The inviolable line4 min read . Updated: 14 Oct 2011, 09:05 PM IST
The inviolable line
The inviolable line
This week, I decided to carry a small note to readers every time Mint carried what the paper’s marketing department calls a Media Marketing Initiative (or, in short, MMI).
A Media Marketing Initiative is essentially an advertorial, but both advertisers and publishing firms prefer more ambiguous terms. MMI is one such. Then there are others including special feature, special report, and the like. Some publishing companies prefer to use their own coinages—the India Today Group used to prefer the term Impact Feature when I worked there (I have no idea what it uses now because I don’t read any of its magazines); and the Outlook group uses Spotlight. Then, there are other publishing firms that choose not to say anything at all, leaving it to the reader to figure out whether a report on Sudan or Russia is an editorial feature, advertorial, or, still worse, a paid-for editorial write-up.
Mint has always had clear rules regarding MMIs, much like it has for just about anything, and every month, or every 45 days, the paper features, on Page 1, a note to readers explaining these rules. Here’s what that note says:
From time to time, you will see a page or a feature in Mint that is clearly labelled as Media Marketing Initiative. Such sponsored content is entirely generated by an advertiser or the marketing department of Mint on behalf of an advertiser, and does not involve any Mint editorial staff. Such pages/features also have a different font and style to help let you identify that they are not part of Mint’s editorial content. As clearly stated in Mint’s Journalistic Code of Conduct, which is available on our website www.livemint.com, there is an inviolable line between news and advertising at Mint. We thought it would be useful for us to reiterate this to you.
In recent months, I have noticed an increase in the number of MMIs in Mint (and, to be fair to our own marketing department, in other publications). While these MMIs followed all the rules mentioned in the note above, I felt that given their increasing frequency, readers probably deserved a better warning. And so, I wrote out a simpler and more direct note. Here’s what it says:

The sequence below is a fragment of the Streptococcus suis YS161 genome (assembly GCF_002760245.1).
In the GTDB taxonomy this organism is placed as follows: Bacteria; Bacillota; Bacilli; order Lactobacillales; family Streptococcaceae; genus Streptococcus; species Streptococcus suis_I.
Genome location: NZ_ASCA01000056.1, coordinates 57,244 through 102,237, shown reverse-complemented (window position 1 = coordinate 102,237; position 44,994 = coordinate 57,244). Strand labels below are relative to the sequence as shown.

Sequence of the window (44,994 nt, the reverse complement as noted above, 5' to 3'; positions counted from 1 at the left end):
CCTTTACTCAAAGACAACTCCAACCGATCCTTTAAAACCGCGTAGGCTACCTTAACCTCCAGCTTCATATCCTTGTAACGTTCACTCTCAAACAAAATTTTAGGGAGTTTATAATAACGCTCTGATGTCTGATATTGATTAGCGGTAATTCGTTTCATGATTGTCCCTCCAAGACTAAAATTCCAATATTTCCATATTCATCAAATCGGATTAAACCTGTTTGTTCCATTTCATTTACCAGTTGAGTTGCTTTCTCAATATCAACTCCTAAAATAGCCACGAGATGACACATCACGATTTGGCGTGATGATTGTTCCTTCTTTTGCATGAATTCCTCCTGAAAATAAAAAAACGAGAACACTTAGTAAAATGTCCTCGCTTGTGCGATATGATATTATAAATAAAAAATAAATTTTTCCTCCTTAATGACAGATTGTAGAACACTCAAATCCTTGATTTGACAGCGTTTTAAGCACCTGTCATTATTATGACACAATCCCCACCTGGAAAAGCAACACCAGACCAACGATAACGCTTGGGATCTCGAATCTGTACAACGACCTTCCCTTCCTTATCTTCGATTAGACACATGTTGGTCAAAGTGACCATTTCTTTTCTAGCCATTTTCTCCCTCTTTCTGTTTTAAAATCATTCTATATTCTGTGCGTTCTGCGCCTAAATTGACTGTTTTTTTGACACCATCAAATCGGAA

The Media Marketing Initiative being distributed along with today’s Mint is the equivalent of a paid-for advertisement, and no Mint journalists were involved in creating it. Readers would do well to treat it as an advertisement.
We will probably still carry the old note every two months or so because it lays out Mint’s philosophy regarding MMIs rather elegantly (it was drafted by my predecessor and Mint’s founding editor Raju Narisetti). And we will carry the new note, which actually mentions the page where the MMI appears, every time the paper carries one.
Apart from warning readers, I also hope that this message will dissuade at least some advertisers from asking for advertorials in Mint, and some basic reporting and research I have done over the past few days makes me believe they will.
There are, broadly, three types of advertorials.
The first are those where a company wants a gushing article about itself, its products or services, or its CEO. Many of these companies are unlikely to be covered by publications simply because they aren’t newsworthy enough.
The second are those where the marketing department of a publication decides to put together a contextual MMI in the hope of attracting enough advertisers—and meeting targets. For instance, a publication could choose to create content on cars (some ask their editorial staff to do this; in Mint’s case, the marketing department either does this itself or outsources it to someone) and then seek ads from carmakers. This is different from industry reports carried by publications such as The Economist and Mint (although I wouldn’t presume to compare ourselves to that newspaper).
The third are those where an advertiser works with the marketing department of a publication to create content on an event, person, or anything else, to express respect and gratitude to or simply curry favour with a third person or entity. The spate of reports commemorating the royal wedding in Bhutan falls squarely in this category.
There’s also a fourth, where an advertiser pushes a certain point of view, but there haven’t been too many of these in the Indian context (maybe because a company that is in a position where it needs to shape opinion is probably large and powerful enough to have pliant editorial writers do its bidding)
The first type of advertorials is sometimes the most insidious. While advertisers sometimes decide to go the advertorial route because it is less expensive (advertisements usually cost more), there are times when they do this hoping that readers will be fooled into believing that a laudatory article on the CEO of a company is an objective piece of journalism and not what it is—a paid-for ad masquerading as content.
In an ideal world, there wouldn’t be such advertorials. Then, in an ideal world, readers will pay ₹ 10 for each copy of Mint.
In the real world, all a publication can do is have rules, and practice full disclosure to readers.
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